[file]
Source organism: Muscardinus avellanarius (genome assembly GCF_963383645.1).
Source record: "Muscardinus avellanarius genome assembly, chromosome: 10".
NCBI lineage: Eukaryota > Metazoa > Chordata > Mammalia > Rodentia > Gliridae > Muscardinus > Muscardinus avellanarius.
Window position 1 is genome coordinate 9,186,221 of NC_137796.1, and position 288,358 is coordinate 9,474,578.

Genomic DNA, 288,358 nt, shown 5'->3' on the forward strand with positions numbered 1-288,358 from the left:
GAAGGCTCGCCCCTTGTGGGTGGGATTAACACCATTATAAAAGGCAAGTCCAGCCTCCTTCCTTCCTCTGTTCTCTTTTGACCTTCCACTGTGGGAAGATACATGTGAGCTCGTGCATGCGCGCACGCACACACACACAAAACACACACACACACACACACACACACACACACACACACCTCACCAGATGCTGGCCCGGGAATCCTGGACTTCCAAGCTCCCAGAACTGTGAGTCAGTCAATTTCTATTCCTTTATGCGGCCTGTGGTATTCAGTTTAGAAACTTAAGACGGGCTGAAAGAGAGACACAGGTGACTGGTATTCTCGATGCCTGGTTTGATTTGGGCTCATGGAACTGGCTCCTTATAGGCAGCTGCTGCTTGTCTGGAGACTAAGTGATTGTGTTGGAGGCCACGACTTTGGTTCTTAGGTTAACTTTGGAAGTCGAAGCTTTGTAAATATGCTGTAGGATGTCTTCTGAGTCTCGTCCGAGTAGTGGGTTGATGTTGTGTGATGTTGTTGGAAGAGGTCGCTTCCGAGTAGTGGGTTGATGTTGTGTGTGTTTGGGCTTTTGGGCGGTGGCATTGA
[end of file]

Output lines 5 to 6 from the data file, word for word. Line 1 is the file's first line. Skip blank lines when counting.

Genomic DNA, 288,358 nt, shown 5'->3' on the forward strand with positions numbered 1-288,358 from the left:
GAAGGCTCGCCCCTTGTGGGTGGGATTAACACCATTATAAAAGGCAAGTCCAGCCTCCTTCCTTCCTCTGTTCTCTTTTGACCTTCCACTGTGGGAAGATACATGTGAGCTCGTGCATGCGCGCACGCACACACACACAAAACACACACACACACACACACACACACACACACACACACCTCACCAGATGCTGGCCCGGGAATCCTGGACTTCCAAGCTCCCAGAACTGTGAGTCAGTCAATTTCTATTCCTTTATGCGGCCTGTGGTATTCAGTTTAGAAACTTAAGACGGGCTGAAAGAGAGACACAGGTGACTGGTATTCTCGATGCCTGGTTTGATTTGGGCTCATGGAACTGGCTCCTTATAGGCAGCTGCTGCTTGTCTGGAGACTAAGTGATTGTGTTGGAGGCCACGACTTTGGTTCTTAGGTTAACTTTGGAAGTCGAAGCTTTGTAAATATGCTGTAGGATGTCTTCTGAGTCTCGTCCGAGTAGTGGGTTGATGTTGTGTGATGTTGTTGGAAGAGGTCGCTTCCGAGTAGTGGGTTGATGTTGTGTGTGTTTGGGCTTTTGGGCGGTGGCATTGA